By DAMIAN CRISTODERO, Times Staff Writer
© St. Petersburg Times
published February 10, 2002
Thrashers rookie Ilya Kovalchuk is making a name for himself with his goal-scoring and his arrogance. That may result in payback down the road, and the Oilers will be first in line.
Kovalchuk, who has 27 goals, taunted the Edmonton bench Tuesday after scoring off a breakaway pass he received as he left the penalty box.
"I asked them if the stick was okay now," said Kovalchuk, who gave Atlanta a 2-1 lead on the way to a 3-2 victory.
He also pointed to the scoreboard.
"He's an idiot," Edmonton's Shawn Horcuff said. "No class."
What started the crazy scene?
It goes back to the YoungStars Game, played in Los Angeles the day before the All-Star Game, when it was noticed by some in the Oilers organization that Kovalchuk used a stick with an illegal blade.
The exaggerated hook is legal in Russia, where Kovalchuk is from. Though the Thrashers have asked Kovalchuk to change sticks, he has resisted. The Oilers used the information Tuesday.
Kovalchuk took the legal stick of teammate Shean Donovan to the penalty box. As Kovalchuk hit the ice after the penalty ended, fellow rookie Dany Heatley slid him with a perfect pass.
"They should be playing hockey, not measuring sticks," Kovalchuk said of the Oilers.
"He stuck it up our rear ends when he scored, but I guess he's too young," Oilers coach Craig MacTavish said. "He's going to have to learn what goes around comes around. That's something that's going to be in the back of my mind for a long time."
MORE SQUABBLES: Rangers agitator Theo Fleury took a poke at Red Wings goaltender Dominik Hasek in the third period of Wednesday's game at Joe Louis Arena.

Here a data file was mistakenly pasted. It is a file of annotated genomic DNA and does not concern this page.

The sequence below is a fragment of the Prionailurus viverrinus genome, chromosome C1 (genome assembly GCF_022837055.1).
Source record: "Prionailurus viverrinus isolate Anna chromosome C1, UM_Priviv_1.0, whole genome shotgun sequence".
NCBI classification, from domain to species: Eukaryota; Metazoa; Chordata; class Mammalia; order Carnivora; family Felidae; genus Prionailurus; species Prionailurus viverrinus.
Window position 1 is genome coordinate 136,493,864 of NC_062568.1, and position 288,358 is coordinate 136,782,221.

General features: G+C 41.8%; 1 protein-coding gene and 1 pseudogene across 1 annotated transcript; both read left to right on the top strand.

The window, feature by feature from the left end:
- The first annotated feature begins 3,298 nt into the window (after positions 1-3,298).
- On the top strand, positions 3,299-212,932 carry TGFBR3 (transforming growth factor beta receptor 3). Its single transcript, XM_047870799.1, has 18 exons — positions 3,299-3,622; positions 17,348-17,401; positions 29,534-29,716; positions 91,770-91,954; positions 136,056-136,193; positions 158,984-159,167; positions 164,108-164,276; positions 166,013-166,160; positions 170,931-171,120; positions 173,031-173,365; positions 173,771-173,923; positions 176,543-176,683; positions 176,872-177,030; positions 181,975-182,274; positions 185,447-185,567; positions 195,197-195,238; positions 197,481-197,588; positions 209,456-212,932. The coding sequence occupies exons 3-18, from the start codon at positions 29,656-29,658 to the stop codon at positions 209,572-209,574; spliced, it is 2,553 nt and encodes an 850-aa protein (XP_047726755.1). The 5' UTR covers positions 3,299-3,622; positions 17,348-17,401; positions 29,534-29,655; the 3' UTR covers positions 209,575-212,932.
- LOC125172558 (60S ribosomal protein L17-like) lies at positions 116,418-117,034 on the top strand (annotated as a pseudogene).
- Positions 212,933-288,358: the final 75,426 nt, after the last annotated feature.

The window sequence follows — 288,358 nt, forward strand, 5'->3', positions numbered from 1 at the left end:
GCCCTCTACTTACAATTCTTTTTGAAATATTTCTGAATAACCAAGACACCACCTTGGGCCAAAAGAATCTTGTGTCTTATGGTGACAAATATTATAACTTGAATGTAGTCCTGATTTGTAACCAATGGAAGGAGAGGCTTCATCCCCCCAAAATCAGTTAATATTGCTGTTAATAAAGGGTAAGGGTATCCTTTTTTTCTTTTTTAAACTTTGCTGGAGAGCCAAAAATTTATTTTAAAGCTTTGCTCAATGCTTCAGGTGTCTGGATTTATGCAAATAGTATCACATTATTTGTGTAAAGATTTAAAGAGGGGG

Detroit defenseman Chris Chelios took exception and the two spent an entire commercial timeout yapping at each other. Fleury said Chelios crossed the line.
"Very, very personal," Fleury said. "You can ask him what he said. I'll be giving Mr. Campbell a call."
That would be Colin Campbell, the NHL's director of hockey operations and the league's top cop, who confirmed a call from Fleury but said, "All of what is said on the ice should stay on the ice."
The scuttlebutt is Chelios made mention of Fleury's past substance abuse.
When asked, Chelios said, "It's none of your business."
But he added, "Theo is bringing this on himself. It's unfortunate what has happened to him the past couple of years. There's a lot said on the ice."
CHEAP SHOTS: That's what Panthers coach Mike Keenan took at forward Ryan Johnson. The former Lightning center, out since Dec. 22 with a concussion, flew to Montreal to consult with concussion specialist Dr. Karen Johnson, who also treats Tampa Bay defenseman Petr Svoboda.
Said Keenan: "He doesn't feel he's getting any better, so maybe he'll get a little reassurance or find out where his career stands."
Keenan said Johnson should have been more aware of St. Louis' Tyson Nash, who hit Johnson from behind.
"The thing I don't understand is why does a player not see that coming," Keenan said. "I don't know if it's the facemasks. I asked him, "Why couldn't you see that player coming?' He said he got hit from the blind side."
SPEAKING OF KEENAN: Campbell said there are no rules to keep a coach from visiting referees before a game as Keenan has been doing. During or after a game: a $25,000 fine.
ODDS AND ENDS: There will be a trade freeze during the Olympic break, beginning at 2 p.m. Wednesday. ... Montreal's Saku Koivu said doctors have told him his cancer is in remission and he is "completely clean." He said he wants to play this season. ... Calgary assistant Brian Skrudland, who played in Montreal with former Devils coach Larry Robinson, said he doesn't necessarily want New Jersey to turn things around. "I almost hope it doesn't work out because it's too bad that a good man has to lose his job," he said. "To fire a coach is the easy thing to do. It's too bad." ... It doesn't happen often, but the Coyotes' leading goal-scorer, center Daniel Briere, who has 22, plays on the fourth line. "It's not really a question of whether you're No. 1, No. 2, No. 3 or No. 4," Briere said. "We have four lines that can roll out there and everybody is chipping in.
-- Information from other news organizations was used in this report.